About four fifths of the way along the photo, the dry verge ends at an intersection with another flooded track – this one in a valley, and more than thigh deep. We didn’t want to swim. I don’t have a photo from there because I literally had to hang off a peppermint tree to be able to see around the corner. Sometimes it would be useful to have tentacles, but because I don’t, there’s no photo.
So we backtracked to the place near which the last photo was taken, and had our fine picnic lunch there, on the bank next to the flooded track. It was lunchtime, we were starving, and we knew that our brains would think better after some nourishment was on board.
After increasing the blood glucose levels, I went back to the flooded intersection with the deep water to see if there was any way through the vegetation on the left to try a crossing further south – but the whole thing was a thicket.
I walked back along the bank testing the inundation depth with a stick. All of that section was at least knee deep. On getting back to where Brett and the dog were resting, I floated the idea that we might be able to roll up our pants, take off our shoes, and wade barefoot to see if a crossing was possible if we stuck to the right-hand side of the inundated road.
Brett wasn’t keen because he’d seen broken glass on the road, and the tannins in the floodwater make it impossible to see the bottom. We both remembered the scene in the specials for Lord Of The Rings where the hobbits ran into the water and Sam stopped as if he’d hit a wall and folded over. Because glass had come through the actor’s latex hobbit feet.
I remembered a middle school classmate when we were on an afternoon outdoor education excursion to the local weir to go swimming in the sweltering heat, running into the water and just collapsing. They pulled her out and her big toe was nearly sliced off from sharp glass thrown in by the kind of total idiots who do things in this world without caring about the consequences for others. I remember how pale and still she was when our teacher pressure bandaged her before the ambulance took her away.
I remembered how I used to run around barefoot and carefree myself as a teenager, cross-country, in the river, in the billabongs and farm dams. Until one day I stepped onto some splintering wood under the billabong surface, which embedded in my instep. That was a painful experience I never wanted to repeat.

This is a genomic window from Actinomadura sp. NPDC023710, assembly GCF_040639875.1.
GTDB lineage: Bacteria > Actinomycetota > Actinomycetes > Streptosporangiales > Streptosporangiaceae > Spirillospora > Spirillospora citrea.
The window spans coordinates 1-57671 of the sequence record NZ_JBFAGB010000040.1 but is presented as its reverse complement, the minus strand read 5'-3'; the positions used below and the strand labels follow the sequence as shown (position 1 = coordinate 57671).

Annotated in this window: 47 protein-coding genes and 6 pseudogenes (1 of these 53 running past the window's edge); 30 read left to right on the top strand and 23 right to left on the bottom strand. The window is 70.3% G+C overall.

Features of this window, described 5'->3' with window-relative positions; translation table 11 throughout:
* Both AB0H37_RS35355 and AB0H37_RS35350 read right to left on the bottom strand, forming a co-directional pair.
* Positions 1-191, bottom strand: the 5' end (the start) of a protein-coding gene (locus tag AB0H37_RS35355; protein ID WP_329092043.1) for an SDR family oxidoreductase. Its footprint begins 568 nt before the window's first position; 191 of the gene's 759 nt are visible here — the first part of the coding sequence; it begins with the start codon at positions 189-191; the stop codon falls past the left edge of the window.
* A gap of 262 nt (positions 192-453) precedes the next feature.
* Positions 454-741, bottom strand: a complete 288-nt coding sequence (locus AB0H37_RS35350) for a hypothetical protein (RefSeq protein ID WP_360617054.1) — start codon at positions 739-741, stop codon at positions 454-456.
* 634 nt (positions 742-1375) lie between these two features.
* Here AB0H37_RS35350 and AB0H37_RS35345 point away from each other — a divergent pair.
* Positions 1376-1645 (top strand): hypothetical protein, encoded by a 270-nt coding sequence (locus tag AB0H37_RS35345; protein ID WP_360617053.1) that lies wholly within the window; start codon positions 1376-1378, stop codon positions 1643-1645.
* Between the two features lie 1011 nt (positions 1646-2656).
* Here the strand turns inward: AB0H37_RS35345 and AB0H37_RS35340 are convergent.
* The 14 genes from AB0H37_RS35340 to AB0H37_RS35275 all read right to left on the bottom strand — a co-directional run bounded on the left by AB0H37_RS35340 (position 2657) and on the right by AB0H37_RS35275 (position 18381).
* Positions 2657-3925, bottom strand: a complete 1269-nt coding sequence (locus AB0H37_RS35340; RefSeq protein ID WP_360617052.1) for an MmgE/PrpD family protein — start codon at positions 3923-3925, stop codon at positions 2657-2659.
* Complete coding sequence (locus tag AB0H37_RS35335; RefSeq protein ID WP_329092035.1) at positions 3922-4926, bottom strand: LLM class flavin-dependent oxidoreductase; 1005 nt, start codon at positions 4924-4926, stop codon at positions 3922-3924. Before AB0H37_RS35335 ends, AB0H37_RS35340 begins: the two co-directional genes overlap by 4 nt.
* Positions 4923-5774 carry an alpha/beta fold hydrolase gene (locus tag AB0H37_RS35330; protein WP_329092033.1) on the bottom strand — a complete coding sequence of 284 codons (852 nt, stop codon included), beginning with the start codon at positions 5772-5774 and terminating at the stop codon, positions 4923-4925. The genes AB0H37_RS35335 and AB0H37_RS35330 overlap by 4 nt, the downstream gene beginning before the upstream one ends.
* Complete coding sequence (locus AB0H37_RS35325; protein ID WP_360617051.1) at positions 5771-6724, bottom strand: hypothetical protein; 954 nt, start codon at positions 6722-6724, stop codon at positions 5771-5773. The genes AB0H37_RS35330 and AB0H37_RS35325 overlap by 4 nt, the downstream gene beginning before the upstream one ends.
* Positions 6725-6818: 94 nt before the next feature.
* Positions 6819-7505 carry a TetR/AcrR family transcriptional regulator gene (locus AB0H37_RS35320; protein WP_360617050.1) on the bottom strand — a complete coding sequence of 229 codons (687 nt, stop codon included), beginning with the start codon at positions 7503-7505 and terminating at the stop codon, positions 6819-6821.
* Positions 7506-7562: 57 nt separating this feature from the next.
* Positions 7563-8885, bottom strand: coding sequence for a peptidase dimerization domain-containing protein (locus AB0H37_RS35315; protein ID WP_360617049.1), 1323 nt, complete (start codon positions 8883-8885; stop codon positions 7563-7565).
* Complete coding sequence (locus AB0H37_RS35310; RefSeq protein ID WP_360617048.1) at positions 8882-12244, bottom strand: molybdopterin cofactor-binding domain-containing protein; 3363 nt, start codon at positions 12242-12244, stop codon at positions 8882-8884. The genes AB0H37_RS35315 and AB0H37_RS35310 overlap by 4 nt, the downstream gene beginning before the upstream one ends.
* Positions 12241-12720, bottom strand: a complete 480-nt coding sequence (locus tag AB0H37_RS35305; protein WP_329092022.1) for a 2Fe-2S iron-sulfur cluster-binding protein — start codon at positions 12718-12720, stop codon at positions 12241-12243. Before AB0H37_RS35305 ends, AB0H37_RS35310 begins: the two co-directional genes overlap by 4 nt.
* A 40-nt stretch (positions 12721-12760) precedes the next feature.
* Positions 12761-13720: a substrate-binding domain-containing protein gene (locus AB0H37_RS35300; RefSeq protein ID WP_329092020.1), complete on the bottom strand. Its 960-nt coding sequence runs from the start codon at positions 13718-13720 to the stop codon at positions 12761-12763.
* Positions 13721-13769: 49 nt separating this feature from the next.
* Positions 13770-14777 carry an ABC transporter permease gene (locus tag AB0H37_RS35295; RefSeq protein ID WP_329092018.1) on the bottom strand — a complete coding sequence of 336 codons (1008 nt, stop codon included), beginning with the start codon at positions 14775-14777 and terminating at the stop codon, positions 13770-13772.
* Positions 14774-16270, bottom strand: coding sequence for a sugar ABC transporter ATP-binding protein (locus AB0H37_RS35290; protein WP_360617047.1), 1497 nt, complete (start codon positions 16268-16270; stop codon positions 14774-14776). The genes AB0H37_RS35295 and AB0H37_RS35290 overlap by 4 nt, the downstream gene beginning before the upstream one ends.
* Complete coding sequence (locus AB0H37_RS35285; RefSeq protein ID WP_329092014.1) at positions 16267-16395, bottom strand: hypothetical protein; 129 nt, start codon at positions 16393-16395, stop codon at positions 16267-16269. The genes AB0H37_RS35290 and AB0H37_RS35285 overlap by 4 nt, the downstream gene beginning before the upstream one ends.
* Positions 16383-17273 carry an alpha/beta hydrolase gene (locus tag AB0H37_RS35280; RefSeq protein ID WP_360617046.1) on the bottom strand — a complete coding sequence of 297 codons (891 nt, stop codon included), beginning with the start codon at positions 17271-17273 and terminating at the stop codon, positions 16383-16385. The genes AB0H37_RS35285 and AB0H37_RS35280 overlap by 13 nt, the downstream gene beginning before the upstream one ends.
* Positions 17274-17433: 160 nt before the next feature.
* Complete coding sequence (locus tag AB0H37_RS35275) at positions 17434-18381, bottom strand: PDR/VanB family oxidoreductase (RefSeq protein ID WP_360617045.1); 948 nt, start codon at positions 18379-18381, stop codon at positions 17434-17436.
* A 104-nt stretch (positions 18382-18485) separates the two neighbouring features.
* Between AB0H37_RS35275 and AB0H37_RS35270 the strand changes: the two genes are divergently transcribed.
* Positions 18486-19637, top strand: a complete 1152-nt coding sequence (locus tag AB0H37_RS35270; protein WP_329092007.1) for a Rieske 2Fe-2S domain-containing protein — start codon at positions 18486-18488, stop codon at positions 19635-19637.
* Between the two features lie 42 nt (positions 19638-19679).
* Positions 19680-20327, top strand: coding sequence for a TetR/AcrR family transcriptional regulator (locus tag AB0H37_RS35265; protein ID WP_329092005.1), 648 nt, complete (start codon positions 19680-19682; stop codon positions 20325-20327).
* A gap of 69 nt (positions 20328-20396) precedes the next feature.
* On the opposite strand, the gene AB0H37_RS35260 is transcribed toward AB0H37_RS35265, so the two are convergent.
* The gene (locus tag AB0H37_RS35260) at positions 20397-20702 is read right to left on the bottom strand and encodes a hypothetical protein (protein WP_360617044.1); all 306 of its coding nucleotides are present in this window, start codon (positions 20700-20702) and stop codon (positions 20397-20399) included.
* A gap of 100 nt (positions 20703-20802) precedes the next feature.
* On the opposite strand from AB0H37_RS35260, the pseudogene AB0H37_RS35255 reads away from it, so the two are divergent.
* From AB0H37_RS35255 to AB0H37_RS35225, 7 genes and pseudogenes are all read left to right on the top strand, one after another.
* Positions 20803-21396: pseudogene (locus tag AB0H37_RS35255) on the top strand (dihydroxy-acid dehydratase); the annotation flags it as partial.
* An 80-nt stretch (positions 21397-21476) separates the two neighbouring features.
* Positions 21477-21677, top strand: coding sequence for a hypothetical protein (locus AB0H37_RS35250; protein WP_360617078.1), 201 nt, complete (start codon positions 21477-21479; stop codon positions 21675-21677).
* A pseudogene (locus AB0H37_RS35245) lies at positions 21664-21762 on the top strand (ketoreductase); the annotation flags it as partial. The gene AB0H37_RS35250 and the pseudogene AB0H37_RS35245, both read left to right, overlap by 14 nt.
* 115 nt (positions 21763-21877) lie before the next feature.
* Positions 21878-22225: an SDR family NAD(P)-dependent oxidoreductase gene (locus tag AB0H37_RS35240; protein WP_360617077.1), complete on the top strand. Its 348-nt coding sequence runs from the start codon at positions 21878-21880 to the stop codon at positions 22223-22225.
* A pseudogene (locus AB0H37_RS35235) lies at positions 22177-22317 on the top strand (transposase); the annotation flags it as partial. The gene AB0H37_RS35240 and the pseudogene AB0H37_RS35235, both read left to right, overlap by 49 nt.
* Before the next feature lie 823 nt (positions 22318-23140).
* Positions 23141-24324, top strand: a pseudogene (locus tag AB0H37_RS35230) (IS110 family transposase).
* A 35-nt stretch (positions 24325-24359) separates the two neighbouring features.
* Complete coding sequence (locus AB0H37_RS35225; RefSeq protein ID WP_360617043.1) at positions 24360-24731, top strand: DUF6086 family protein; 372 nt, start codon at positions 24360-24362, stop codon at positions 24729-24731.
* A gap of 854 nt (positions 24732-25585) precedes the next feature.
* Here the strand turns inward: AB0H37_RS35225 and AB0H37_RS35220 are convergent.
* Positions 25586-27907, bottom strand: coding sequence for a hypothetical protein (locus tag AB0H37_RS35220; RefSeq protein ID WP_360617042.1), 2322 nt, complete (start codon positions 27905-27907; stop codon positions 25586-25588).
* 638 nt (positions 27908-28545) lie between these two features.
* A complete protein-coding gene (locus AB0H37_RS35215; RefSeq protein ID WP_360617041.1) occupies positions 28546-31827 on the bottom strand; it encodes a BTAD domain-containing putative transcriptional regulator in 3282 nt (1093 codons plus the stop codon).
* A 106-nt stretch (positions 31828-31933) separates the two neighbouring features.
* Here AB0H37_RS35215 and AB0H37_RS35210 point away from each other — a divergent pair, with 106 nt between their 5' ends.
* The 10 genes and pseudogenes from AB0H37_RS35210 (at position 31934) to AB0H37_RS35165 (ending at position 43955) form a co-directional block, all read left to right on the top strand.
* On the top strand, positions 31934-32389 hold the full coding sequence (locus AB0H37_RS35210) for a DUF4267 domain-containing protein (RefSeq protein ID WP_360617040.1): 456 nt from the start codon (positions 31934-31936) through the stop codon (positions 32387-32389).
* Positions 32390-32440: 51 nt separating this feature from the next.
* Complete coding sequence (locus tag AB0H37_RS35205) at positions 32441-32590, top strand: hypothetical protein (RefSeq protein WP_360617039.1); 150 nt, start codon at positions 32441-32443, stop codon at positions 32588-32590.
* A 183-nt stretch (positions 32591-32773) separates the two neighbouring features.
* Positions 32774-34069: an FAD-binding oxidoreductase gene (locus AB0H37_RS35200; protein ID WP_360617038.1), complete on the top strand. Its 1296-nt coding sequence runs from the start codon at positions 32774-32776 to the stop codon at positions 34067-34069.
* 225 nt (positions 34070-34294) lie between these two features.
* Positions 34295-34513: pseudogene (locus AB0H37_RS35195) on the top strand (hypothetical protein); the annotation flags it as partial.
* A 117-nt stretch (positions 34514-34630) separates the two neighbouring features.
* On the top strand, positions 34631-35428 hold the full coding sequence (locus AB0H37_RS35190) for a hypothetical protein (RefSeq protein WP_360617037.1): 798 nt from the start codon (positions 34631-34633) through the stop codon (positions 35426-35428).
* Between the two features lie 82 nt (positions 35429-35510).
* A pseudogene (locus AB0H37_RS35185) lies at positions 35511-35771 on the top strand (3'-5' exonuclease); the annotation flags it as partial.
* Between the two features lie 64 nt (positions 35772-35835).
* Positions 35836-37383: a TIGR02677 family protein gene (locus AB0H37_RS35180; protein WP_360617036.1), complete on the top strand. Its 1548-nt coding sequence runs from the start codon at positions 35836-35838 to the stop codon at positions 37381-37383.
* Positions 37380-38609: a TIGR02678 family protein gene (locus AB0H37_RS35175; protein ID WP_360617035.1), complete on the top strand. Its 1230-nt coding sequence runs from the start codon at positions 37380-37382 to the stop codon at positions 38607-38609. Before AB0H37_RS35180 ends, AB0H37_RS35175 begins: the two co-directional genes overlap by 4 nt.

Brett was right. While the chances of injury from a barefoot crossing attempt were small, the consequences of such an injury were prohibitive. We both had to be able to walk back; if one of us got incapacitated, we’d have to call in an emergency rescue team – since we have no 4WD ourselves.
So sadly, we had to turn back, but: Just perhaps, we’re going to add jelly sandals to our backpacks for future winter forays onto potentially flooded tracks.
I admit, going back was really anticlimactic. Road To Nowhere played in my head.
It was hot and the sun bit for the first time since April, there was no breeze, and the road was flat and boring. I cursed that – in keeping with Murphy – it was the very last flooded bit that had proved impassable, when we could already hear the ocean. To have come so far, and no scenic picnic – eating our nice food on a road bank next to a swamp.
And then I had a go at changing my attitude, so it wouldn’t spoil the outing. Because most of the eastern seaboard is in lockdown, and there are millions of people who would have given a lot to be walking this unspectacular-but-still-very-nice track on this fine, sunny afternoon with the blue sky and fresh air and the frogs croaking from the wetlands and the wildflowers starting to bloom, and a lovely dog and your best friend and life partner beside you.
We usually walk the Bibbulmun, or other coastal or mountain trails, all of which are like something from Tolkien, and it’s spoiling us, so that perfectly good scenery can bring on disappointment if we don’t watch ourselves. I know I’d cry if I went back to Europe, if I had to live in a city, if I had to live on the West Coast – because I have grown used to living at the edge of the wild, on a spectacular coastline, in a world biodiversity hotspot with ancient flora and fauna. And that’s exactly why I need to occasionally adjust my attitude so I can appreciate something non-Middle Earth.